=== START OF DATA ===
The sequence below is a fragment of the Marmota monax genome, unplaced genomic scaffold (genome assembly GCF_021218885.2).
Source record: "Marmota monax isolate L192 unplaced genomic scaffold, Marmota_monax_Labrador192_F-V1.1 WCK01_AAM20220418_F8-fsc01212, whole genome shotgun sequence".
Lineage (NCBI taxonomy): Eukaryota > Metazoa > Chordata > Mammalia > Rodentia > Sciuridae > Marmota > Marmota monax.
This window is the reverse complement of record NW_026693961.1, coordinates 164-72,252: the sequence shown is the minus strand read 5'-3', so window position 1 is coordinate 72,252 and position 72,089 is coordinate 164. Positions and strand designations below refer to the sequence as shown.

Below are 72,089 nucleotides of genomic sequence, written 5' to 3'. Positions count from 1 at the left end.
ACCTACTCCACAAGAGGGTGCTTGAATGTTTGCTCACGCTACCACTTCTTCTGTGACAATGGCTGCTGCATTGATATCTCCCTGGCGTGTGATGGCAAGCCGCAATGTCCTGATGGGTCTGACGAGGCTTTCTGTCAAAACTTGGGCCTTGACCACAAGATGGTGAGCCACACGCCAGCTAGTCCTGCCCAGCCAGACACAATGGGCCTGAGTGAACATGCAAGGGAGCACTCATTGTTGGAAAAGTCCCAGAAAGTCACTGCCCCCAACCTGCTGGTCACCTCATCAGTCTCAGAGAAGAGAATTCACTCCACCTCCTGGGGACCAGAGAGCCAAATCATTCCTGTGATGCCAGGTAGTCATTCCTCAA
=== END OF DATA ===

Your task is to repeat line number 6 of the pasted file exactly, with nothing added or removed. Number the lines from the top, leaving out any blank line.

ACCTACTCCACAAGAGGGTGCTTGAATGTTTGCTCACGCTACCACTTCTTCTGTGACAATGGCTGCTGCATTGATATCTCCCTGGCGTGTGATGGCAAGCCGCAATGTCCTGATGGGTCTGACGAGGCTTTCTGTCAAAACTTGGGCCTTGACCACAAGATGGTGAGCCACACGCCAGCTAGTCCTGCCCAGCCAGACACAATGGGCCTGAGTGAACATGCAAGGGAGCACTCATTGTTGGAAAAGTCCCAGAAAGTCACTGCCCCCAACCTGCTGGTCACCTCATCAGTCTCAGAGAAGAGAATTCACTCCACCTCCTGGGGACCAGAGAGCCAAATCATTCCTGTGATGCCAGGTAGTCATTCCTCAA